The Cincinnati Enquirer asked for a copy of the recording of the conversation between the stepson and the 911 operator. The Butler County prosecuting attorney denied the request, stating that the outbound call made by the operator was not a public record. A Butler County judge issued a protective order, requested by the prosecutor, to block the release of the recording. The judge eventually released the recording to the media just before the call was going to be presented to the jury in the stepson’s trial.

The Butler County officials assert that only a call to 911 from a person with an emergency is a 911 call that is public record. They also contend that the conversation between the operator and the stepson evolved into a police interrogation, so the recording did not have to be released because it was part of a criminal investigation.

Along with State v. Plunderbund Media, the court will hear three other cases on Tuesday, May 27. The court will consider State ex rel. The Cincinnati Enquirer v. Hon. Michael J. Sage et al. and three more on Wednesday, May 28. The court’s sessions begin at 9 a.m. each day at the Thomas J. Moyer Ohio Judicial Center in Columbus. The arguments will be streamed live online at sc.ohio.gov and broadcast live on The Ohio Channel.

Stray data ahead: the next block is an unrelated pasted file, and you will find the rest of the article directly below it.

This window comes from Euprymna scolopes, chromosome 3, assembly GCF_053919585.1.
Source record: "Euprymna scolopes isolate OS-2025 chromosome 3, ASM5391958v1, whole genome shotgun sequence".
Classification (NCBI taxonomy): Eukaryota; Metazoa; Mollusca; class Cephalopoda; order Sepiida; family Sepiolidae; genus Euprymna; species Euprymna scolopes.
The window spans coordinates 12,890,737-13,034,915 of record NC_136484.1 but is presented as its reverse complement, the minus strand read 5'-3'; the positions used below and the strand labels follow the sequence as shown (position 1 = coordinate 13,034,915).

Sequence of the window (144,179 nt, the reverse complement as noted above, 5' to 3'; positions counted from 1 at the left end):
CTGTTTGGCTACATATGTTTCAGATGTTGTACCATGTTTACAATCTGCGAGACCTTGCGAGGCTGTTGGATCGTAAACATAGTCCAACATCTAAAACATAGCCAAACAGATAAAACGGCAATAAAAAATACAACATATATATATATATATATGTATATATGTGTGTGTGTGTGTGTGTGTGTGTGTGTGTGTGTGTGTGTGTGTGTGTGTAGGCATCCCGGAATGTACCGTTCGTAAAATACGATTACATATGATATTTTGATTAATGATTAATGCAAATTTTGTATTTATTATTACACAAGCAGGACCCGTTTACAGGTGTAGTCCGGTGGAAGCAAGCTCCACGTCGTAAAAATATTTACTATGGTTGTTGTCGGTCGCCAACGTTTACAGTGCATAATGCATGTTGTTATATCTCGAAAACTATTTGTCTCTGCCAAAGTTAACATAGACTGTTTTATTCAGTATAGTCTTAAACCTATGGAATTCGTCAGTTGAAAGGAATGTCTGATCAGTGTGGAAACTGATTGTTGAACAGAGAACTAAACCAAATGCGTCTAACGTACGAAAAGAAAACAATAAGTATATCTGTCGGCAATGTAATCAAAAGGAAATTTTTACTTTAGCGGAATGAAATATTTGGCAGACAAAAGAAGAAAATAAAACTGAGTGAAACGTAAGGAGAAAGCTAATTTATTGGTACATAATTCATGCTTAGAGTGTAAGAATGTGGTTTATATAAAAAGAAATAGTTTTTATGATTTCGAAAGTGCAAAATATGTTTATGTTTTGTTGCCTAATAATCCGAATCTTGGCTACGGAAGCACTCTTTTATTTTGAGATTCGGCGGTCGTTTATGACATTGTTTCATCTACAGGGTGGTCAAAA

Along with the brief descriptions below, the Office of Public Information today released summaries of the eight cases.

Cases for Tuesday, May 27
The court will consider these cases, in addition to Plunderbund, during Tuesday’s session:

  • In Cuyahoga County Executive v. Independence, a city and a county in northeastern Ohio are at odds over which government body must repair a broken-down bridge. The county argues that the dead-end street accessed by the bridge does not have “general and public utility,” so the city is responsible for fixing the bridge.
  • A Hamilton County man in Vanzandt v. State had his criminal case sealed after he was acquitted. Within a couple months, he was charged with retaliating against a witness in the first case. The state asked to unseal the case so it could be used as evidence in the retaliation case. The man contends that Ohio law does not allow records to be unsealed for a subsequent prosecution.